May 1968 Louisville Riots
I am interested in uncovering the various layers of Louisville’s history and how the geography has been manipulated by social interactions. By using the term manipulation I am not only referring to the external phenomenon that one can see within changing of the literal geography/land mass through building structures, but the deeper implications of what these sites represent to the unconscious identity of a place and bodies within the space. I am trying to dig for the residue of this unconscious identity within its formation and impact upon African-American families and social dynamics in Louisville, KY.
There are several sites that I focus on within the book project that involve entertainment, education, domestic space, and leisure space. These spaces are loaded with the residue of being constantly conflated with the tumultuous histories of slavery, reconstruction, The Civil Rights and Black Power movements.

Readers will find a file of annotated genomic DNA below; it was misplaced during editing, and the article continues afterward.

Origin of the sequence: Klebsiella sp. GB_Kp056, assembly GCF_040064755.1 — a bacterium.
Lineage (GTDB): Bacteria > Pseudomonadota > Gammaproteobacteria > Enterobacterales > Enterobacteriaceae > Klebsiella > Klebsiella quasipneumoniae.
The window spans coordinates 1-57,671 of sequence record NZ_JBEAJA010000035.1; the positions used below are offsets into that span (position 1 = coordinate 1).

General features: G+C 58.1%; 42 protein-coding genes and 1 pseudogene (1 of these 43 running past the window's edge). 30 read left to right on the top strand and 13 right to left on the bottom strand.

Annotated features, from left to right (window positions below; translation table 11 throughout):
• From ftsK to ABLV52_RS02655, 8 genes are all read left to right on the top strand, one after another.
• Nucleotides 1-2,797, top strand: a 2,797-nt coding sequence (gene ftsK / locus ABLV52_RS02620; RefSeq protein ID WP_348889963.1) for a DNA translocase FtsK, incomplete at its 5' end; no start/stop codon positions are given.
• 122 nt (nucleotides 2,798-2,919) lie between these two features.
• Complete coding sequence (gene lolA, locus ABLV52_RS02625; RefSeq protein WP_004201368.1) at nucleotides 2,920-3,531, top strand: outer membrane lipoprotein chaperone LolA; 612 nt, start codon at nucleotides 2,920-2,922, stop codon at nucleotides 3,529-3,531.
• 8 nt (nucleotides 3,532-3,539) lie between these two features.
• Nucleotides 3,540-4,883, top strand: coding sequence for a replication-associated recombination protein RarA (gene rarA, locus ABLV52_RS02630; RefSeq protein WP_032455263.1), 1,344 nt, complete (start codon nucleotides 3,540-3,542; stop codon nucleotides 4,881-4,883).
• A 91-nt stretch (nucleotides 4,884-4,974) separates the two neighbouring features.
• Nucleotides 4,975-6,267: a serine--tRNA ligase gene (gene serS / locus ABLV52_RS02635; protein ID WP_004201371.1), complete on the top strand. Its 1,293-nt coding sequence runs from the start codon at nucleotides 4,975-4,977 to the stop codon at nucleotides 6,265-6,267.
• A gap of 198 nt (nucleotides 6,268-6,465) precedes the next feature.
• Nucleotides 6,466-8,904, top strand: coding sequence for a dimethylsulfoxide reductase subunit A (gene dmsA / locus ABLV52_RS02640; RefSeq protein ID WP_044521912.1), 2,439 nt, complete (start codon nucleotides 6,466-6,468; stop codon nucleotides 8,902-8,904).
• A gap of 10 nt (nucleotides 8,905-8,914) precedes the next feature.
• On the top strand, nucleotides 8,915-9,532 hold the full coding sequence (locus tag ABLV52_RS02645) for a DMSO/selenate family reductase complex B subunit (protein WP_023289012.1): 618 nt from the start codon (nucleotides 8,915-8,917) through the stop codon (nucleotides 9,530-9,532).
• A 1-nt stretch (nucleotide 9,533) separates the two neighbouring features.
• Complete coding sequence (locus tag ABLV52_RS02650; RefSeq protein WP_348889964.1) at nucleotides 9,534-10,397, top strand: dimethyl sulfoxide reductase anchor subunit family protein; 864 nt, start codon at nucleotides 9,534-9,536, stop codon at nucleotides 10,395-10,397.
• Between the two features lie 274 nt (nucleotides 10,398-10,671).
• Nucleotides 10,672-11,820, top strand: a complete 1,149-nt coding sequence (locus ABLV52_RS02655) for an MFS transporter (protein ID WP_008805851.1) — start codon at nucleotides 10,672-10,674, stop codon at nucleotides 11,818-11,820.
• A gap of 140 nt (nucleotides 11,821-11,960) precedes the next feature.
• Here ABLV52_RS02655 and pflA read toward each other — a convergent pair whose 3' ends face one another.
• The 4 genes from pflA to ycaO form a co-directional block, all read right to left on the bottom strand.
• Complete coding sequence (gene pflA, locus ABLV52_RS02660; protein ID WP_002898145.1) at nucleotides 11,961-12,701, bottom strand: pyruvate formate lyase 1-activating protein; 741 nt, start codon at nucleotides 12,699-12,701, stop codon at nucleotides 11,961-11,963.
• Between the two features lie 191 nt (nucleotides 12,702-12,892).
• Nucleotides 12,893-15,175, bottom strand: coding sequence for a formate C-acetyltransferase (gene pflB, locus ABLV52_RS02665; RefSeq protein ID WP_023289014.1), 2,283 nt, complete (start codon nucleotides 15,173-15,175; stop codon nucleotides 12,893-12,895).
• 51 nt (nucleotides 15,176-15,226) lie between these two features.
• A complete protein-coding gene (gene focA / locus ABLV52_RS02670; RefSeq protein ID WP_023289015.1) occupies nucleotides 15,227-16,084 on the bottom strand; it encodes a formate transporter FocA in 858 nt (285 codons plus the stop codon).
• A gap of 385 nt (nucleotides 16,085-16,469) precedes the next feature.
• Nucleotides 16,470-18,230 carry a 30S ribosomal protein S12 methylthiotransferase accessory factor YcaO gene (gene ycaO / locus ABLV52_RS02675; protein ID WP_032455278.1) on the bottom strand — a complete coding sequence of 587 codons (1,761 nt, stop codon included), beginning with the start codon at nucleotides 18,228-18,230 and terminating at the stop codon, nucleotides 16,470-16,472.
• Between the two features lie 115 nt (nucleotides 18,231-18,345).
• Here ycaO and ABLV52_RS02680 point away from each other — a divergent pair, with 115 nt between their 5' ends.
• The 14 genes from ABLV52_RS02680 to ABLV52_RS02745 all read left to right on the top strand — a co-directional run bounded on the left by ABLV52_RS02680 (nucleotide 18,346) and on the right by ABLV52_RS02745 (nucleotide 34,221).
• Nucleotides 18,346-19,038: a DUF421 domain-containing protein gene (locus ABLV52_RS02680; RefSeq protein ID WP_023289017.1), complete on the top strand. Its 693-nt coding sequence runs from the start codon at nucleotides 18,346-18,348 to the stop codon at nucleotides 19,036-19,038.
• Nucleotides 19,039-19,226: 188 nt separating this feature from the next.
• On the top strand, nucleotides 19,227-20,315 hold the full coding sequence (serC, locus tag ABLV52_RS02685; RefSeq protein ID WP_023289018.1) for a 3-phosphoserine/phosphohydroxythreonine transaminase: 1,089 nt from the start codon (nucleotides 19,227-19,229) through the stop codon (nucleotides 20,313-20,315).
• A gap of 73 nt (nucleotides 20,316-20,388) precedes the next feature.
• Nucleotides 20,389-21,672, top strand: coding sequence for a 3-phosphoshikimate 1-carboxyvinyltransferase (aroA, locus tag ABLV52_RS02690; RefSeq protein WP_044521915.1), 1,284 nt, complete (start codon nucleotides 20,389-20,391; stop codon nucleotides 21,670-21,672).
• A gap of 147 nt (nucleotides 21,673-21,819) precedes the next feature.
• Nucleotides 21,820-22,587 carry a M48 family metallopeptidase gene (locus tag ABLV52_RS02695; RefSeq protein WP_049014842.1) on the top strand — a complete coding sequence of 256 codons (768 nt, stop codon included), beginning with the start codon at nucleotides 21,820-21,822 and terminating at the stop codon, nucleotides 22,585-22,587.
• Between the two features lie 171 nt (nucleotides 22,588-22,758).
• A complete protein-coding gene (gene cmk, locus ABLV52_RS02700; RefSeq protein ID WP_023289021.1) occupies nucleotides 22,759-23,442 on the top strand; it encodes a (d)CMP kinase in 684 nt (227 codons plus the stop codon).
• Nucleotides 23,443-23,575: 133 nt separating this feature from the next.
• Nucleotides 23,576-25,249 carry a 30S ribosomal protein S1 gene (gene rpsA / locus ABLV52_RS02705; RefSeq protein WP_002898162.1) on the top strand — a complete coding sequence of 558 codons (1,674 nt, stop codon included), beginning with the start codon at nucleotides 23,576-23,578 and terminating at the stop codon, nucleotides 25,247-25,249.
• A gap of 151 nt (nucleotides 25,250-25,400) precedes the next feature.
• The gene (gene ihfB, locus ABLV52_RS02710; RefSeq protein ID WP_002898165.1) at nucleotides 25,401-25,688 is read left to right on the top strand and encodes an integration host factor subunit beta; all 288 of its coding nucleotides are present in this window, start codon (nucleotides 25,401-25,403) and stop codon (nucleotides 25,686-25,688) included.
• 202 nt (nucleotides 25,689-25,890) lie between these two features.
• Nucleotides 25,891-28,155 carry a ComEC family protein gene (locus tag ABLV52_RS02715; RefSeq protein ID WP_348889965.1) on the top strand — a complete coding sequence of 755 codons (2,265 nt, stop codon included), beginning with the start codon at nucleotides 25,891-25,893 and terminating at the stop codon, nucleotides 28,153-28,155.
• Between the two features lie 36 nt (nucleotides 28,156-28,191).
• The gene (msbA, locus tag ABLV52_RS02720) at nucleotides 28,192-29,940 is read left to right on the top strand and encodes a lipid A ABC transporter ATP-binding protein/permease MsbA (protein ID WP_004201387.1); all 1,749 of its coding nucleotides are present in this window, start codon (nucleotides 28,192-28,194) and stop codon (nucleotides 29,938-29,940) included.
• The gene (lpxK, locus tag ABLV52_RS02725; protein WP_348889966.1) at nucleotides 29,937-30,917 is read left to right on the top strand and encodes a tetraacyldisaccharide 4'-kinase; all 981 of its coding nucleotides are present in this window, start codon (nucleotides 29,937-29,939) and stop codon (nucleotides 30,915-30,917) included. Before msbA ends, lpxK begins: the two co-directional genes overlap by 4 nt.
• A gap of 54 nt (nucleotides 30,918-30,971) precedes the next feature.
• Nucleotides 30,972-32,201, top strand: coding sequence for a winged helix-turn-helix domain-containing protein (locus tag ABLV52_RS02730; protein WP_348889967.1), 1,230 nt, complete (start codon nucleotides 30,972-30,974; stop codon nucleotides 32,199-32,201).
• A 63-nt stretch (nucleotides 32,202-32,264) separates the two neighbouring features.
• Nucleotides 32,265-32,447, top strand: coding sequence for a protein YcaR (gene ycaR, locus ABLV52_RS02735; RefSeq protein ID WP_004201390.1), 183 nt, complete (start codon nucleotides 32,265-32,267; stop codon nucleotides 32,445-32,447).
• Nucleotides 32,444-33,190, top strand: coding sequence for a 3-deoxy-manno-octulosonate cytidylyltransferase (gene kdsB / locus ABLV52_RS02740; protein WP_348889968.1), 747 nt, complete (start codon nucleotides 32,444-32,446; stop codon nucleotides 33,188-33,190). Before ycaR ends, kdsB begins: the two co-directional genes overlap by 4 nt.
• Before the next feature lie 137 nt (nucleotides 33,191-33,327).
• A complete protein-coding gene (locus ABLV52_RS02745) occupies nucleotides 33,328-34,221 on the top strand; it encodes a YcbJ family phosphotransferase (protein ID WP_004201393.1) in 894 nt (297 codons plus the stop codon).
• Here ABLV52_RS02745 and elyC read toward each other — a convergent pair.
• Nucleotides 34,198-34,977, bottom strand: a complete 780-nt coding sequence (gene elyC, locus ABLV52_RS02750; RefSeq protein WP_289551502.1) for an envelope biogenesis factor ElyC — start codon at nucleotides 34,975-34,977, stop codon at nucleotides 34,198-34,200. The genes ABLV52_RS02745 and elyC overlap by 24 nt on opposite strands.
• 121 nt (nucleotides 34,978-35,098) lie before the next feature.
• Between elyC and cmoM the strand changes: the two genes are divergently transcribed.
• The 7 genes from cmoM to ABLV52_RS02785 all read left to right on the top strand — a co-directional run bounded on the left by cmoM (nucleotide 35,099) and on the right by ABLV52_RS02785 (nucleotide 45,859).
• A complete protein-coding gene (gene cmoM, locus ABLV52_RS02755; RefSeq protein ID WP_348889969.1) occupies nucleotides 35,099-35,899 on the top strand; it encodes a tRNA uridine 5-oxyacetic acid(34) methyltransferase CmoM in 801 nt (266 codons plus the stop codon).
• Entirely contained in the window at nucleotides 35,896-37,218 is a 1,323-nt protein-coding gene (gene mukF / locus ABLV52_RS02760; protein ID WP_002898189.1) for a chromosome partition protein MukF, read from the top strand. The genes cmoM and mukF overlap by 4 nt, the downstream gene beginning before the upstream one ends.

This page will feature musings on the differences between West and East Louisville and how African-Americans navigate these two worlds, the public school system ( factions of separate but equal), a site of a former plantation that was turned into a hotel and amusement park, the Ohio River as a liminal boundary, street names, park systems that upheld segregation, housing projects in Louisville, and several other factors that influence the land and social dynamics.